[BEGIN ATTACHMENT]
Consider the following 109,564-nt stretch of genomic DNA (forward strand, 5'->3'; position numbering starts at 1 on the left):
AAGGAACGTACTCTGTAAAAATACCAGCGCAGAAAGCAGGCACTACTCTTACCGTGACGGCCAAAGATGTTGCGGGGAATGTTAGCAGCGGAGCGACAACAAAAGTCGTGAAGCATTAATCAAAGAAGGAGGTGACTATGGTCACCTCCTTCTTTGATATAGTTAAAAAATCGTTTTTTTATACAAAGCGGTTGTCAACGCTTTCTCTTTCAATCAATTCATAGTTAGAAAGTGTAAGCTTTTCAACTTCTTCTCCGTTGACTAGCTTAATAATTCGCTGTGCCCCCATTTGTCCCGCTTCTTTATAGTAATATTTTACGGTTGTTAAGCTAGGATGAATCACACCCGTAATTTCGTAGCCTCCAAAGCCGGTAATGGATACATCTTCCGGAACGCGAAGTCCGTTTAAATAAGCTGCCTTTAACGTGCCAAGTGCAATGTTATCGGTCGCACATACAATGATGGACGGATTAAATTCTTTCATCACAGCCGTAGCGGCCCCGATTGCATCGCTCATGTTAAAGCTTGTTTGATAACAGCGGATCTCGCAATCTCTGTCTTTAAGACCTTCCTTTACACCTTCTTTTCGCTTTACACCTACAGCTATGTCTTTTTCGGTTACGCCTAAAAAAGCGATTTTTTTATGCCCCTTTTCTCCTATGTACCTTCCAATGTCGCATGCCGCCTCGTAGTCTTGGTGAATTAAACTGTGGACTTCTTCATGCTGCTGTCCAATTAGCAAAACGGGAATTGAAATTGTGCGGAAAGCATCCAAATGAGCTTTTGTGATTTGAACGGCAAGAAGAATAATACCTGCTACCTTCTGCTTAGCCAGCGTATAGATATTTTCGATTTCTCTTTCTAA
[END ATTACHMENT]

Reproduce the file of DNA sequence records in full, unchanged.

Consider the following 109,564-nt stretch of genomic DNA (forward strand, 5'->3'; position numbering starts at 1 on the left):
AAGGAACGTACTCTGTAAAAATACCAGCGCAGAAAGCAGGCACTACTCTTACCGTGACGGCCAAAGATGTTGCGGGGAATGTTAGCAGCGGAGCGACAACAAAAGTCGTGAAGCATTAATCAAAGAAGGAGGTGACTATGGTCACCTCCTTCTTTGATATAGTTAAAAAATCGTTTTTTTATACAAAGCGGTTGTCAACGCTTTCTCTTTCAATCAATTCATAGTTAGAAAGTGTAAGCTTTTCAACTTCTTCTCCGTTGACTAGCTTAATAATTCGCTGTGCCCCCATTTGTCCCGCTTCTTTATAGTAATATTTTACGGTTGTTAAGCTAGGATGAATCACACCCGTAATTTCGTAGCCTCCAAAGCCGGTAATGGATACATCTTCCGGAACGCGAAGTCCGTTTAAATAAGCTGCCTTTAACGTGCCAAGTGCAATGTTATCGGTCGCACATACAATGATGGACGGATTAAATTCTTTCATCACAGCCGTAGCGGCCCCGATTGCATCGCTCATGTTAAAGCTTGTTTGATAACAGCGGATCTCGCAATCTCTGTCTTTAAGACCTTCCTTTACACCTTCTTTTCGCTTTACACCTACAGCTATGTCTTTTTCGGTTACGCCTAAAAAAGCGATTTTTTTATGCCCCTTTTCTCCTATGTACCTTCCAATGTCGCATGCCGCCTCGTAGTCTTGGTGAATTAAACTGTGGACTTCTTCATGCTGCTGTCCAATTAGCAAAACGGGAATTGAAATTGTGCGGAAAGCATCCAAATGAGCTTTTGTGATTTGAACGGCAAGAAGAATAATACCTGCTACCTTCTGCTTAGCCAGCGTATAGATATTTTCGATTTCTCTTTCTAA